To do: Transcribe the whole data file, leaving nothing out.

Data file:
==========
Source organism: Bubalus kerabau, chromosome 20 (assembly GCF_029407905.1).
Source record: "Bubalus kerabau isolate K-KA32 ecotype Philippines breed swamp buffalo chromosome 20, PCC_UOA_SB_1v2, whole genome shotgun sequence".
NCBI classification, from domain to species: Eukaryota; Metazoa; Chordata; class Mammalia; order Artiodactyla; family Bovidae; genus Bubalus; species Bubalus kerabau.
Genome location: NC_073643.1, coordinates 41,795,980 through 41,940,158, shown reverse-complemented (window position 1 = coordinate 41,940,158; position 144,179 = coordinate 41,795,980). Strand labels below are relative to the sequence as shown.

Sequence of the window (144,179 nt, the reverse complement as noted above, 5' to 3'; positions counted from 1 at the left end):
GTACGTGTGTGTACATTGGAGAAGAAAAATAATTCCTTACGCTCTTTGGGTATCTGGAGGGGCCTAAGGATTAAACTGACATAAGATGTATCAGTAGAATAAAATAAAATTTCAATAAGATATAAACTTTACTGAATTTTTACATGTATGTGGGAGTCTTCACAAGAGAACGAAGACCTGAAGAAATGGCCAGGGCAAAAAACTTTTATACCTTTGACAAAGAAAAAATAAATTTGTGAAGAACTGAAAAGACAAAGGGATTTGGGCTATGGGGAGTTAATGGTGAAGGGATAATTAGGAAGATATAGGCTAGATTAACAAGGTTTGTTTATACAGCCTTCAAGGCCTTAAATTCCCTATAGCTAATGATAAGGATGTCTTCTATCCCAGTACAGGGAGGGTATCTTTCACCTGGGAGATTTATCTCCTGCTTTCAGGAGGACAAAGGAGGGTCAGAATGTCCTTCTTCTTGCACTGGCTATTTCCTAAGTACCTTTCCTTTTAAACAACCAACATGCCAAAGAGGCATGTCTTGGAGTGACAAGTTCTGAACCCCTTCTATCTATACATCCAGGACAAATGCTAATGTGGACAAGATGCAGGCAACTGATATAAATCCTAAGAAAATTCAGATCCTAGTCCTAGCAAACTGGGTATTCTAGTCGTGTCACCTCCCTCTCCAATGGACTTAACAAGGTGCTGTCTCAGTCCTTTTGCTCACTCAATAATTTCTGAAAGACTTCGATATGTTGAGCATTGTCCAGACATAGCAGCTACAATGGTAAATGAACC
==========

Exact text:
Source organism: Bubalus kerabau, chromosome 20 (assembly GCF_029407905.1).
Source record: "Bubalus kerabau isolate K-KA32 ecotype Philippines breed swamp buffalo chromosome 20, PCC_UOA_SB_1v2, whole genome shotgun sequence".
NCBI classification, from domain to species: Eukaryota; Metazoa; Chordata; class Mammalia; order Artiodactyla; family Bovidae; genus Bubalus; species Bubalus kerabau.
Genome location: NC_073643.1, coordinates 41,795,980 through 41,940,158, shown reverse-complemented (window position 1 = coordinate 41,940,158; position 144,179 = coordinate 41,795,980). Strand labels below are relative to the sequence as shown.

Sequence of the window (144,179 nt, the reverse complement as noted above, 5' to 3'; positions counted from 1 at the left end):
GTACGTGTGTGTACATTGGAGAAGAAAAATAATTCCTTACGCTCTTTGGGTATCTGGAGGGGCCTAAGGATTAAACTGACATAAGATGTATCAGTAGAATAAAATAAAATTTCAATAAGATATAAACTTTACTGAATTTTTACATGTATGTGGGAGTCTTCACAAGAGAACGAAGACCTGAAGAAATGGCCAGGGCAAAAAACTTTTATACCTTTGACAAAGAAAAAATAAATTTGTGAAGAACTGAAAAGACAAAGGGATTTGGGCTATGGGGAGTTAATGGTGAAGGGATAATTAGGAAGATATAGGCTAGATTAACAAGGTTTGTTTATACAGCCTTCAAGGCCTTAAATTCCCTATAGCTAATGATAAGGATGTCTTCTATCCCAGTACAGGGAGGGTATCTTTCACCTGGGAGATTTATCTCCTGCTTTCAGGAGGACAAAGGAGGGTCAGAATGTCCTTCTTCTTGCACTGGCTATTTCCTAAGTACCTTTCCTTTTAAACAACCAACATGCCAAAGAGGCATGTCTTGGAGTGACAAGTTCTGAACCCCTTCTATCTATACATCCAGGACAAATGCTAATGTGGACAAGATGCAGGCAACTGATATAAATCCTAAGAAAATTCAGATCCTAGTCCTAGCAAACTGGGTATTCTAGTCGTGTCACCTCCCTCTCCAATGGACTTAACAAGGTGCTGTCTCAGTCCTTTTGCTCACTCAATAATTTCTGAAAGACTTCGATATGTTGAGCATTGTCCAGACATAGCAGCTACAATGGTAAATGAACC